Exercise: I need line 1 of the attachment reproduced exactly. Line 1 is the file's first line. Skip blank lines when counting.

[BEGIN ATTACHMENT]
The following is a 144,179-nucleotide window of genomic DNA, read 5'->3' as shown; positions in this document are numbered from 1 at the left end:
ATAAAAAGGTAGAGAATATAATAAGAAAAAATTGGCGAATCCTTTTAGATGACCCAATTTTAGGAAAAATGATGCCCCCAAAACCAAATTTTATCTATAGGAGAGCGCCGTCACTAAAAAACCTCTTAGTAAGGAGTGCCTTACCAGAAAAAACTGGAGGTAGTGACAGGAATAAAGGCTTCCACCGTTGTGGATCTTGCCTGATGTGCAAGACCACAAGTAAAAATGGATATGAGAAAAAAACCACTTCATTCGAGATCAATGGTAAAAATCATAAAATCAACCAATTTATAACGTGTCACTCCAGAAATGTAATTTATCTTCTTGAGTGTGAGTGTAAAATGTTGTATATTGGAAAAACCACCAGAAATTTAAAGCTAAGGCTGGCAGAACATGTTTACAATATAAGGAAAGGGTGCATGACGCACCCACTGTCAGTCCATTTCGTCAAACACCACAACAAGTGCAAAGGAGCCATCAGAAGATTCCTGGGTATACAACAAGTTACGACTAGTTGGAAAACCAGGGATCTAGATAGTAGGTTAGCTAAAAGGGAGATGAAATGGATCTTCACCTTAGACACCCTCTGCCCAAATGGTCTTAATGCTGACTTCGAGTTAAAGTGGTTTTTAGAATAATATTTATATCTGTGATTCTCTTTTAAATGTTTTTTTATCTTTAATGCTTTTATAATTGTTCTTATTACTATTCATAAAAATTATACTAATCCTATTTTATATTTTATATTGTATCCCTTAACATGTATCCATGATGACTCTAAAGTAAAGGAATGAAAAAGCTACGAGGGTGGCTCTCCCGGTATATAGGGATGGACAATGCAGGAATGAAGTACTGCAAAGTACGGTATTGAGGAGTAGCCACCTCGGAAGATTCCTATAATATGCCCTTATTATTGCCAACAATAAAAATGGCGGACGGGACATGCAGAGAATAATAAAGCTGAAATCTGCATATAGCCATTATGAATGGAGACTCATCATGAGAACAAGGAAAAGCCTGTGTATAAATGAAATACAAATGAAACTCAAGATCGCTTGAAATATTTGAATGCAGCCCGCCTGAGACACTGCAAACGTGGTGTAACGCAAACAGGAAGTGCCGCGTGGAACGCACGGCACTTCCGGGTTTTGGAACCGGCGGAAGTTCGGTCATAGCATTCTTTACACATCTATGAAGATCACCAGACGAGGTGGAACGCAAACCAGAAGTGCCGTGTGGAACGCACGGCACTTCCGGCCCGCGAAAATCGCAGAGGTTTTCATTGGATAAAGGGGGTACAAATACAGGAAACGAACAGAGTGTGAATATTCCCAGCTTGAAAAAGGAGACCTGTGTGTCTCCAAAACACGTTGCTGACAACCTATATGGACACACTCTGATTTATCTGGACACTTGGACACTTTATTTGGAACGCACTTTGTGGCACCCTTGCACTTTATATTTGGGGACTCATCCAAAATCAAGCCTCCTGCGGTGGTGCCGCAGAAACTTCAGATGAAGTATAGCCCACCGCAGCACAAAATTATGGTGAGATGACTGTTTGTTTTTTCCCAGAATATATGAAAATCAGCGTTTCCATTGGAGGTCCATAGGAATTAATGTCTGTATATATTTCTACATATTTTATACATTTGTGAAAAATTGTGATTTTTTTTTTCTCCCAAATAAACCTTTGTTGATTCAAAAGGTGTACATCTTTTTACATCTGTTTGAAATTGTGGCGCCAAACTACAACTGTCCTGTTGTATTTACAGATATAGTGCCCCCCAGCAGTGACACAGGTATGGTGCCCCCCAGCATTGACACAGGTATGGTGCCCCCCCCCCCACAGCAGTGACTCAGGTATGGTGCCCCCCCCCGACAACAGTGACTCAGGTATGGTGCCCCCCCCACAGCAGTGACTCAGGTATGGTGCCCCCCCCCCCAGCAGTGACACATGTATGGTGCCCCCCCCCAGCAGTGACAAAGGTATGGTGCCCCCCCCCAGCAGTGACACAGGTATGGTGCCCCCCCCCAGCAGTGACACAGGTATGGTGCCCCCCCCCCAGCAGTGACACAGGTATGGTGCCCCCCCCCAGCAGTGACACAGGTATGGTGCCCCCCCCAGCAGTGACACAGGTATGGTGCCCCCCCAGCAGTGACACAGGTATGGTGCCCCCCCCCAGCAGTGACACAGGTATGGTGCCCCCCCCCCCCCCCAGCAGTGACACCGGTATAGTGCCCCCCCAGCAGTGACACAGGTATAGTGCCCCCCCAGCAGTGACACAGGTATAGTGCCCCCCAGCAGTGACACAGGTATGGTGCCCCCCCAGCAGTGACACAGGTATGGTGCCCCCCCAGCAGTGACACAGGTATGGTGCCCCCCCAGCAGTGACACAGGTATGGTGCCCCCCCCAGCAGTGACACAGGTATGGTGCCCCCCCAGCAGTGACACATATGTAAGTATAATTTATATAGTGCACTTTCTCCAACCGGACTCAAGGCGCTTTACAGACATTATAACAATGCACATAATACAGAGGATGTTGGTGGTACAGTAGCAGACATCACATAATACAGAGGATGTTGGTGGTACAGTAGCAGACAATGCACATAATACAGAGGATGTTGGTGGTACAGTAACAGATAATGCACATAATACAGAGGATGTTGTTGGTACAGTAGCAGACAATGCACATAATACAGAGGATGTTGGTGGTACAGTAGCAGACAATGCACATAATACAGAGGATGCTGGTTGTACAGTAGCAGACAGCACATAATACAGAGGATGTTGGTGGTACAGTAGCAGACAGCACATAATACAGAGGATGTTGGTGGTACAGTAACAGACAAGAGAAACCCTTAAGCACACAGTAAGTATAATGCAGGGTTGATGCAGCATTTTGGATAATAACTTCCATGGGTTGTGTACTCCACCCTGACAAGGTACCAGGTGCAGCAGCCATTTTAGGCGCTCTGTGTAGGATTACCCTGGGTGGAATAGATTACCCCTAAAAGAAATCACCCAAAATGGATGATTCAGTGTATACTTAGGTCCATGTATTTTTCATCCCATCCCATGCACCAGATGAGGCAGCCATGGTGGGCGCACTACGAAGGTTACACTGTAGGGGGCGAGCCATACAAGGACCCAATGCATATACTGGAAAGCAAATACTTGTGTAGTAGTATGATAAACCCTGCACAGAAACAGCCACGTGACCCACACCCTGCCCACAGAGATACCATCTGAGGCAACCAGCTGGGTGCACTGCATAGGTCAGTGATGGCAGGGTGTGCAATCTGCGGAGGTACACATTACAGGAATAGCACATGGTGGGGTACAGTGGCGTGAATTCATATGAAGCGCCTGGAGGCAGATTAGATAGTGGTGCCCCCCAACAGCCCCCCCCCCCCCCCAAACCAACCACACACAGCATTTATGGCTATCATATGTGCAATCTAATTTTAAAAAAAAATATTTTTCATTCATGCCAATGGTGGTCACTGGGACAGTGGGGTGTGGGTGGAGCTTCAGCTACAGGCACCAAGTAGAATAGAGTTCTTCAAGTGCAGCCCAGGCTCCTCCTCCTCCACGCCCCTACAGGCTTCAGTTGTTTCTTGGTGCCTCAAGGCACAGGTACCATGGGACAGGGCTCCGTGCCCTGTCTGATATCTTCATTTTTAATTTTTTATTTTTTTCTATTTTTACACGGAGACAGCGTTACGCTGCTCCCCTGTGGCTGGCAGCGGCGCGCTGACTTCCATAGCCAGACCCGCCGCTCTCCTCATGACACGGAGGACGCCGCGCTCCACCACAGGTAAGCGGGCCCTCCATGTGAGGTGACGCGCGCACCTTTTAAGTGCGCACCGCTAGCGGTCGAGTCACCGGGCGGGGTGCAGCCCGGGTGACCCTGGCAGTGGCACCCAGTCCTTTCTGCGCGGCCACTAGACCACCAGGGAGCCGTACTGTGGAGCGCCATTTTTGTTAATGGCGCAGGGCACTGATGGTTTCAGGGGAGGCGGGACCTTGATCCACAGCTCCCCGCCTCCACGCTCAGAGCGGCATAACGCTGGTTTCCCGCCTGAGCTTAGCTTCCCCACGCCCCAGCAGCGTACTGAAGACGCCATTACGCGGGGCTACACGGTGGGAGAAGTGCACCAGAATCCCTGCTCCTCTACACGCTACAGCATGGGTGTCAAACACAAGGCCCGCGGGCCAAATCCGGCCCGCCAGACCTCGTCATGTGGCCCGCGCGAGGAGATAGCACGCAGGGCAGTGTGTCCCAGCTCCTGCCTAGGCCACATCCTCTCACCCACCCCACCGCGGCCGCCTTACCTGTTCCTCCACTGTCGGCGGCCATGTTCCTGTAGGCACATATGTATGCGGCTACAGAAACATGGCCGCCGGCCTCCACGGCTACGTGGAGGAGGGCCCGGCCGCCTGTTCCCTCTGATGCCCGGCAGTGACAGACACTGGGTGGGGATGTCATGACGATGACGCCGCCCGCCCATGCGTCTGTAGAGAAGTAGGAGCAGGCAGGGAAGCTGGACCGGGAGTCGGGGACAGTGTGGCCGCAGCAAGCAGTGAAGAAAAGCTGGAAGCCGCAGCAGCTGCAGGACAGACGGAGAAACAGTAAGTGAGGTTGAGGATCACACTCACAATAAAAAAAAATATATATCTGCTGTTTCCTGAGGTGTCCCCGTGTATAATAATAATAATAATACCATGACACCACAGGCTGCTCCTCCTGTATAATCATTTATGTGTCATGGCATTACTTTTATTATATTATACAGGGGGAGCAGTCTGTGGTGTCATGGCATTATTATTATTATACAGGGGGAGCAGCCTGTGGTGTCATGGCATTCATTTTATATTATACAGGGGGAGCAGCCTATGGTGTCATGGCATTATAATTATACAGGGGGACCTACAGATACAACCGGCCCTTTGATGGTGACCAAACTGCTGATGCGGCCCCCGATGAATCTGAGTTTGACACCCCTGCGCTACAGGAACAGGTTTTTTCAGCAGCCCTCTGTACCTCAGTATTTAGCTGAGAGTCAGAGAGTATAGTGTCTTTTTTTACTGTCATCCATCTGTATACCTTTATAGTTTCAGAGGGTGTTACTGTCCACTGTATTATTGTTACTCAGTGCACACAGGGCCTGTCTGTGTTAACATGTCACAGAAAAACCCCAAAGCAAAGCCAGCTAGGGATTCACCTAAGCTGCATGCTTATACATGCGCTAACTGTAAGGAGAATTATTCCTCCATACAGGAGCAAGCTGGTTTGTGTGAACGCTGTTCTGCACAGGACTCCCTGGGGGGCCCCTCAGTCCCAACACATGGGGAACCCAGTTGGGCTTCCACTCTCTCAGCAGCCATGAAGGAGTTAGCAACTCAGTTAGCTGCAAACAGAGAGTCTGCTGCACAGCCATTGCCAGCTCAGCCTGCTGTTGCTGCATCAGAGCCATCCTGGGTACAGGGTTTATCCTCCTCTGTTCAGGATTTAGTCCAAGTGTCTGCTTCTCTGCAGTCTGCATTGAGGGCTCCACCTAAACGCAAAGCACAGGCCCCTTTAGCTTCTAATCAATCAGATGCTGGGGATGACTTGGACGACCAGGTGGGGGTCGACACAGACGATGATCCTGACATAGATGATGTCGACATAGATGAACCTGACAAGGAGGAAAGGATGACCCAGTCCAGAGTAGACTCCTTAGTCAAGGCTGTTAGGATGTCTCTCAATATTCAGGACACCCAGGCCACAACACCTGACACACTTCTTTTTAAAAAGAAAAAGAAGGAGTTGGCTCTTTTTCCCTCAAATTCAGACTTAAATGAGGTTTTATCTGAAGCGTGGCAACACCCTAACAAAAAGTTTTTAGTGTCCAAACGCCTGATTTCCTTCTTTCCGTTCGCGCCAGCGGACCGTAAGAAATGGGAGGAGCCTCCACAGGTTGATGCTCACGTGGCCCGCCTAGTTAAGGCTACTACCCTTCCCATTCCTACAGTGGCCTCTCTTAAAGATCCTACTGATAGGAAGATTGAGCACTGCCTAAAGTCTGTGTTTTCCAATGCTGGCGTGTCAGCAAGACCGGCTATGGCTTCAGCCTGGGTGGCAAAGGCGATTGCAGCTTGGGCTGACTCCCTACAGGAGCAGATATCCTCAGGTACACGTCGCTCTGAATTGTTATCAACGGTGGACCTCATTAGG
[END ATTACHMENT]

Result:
The following is a 144,179-nucleotide window of genomic DNA, read 5'->3' as shown; positions in this document are numbered from 1 at the left end: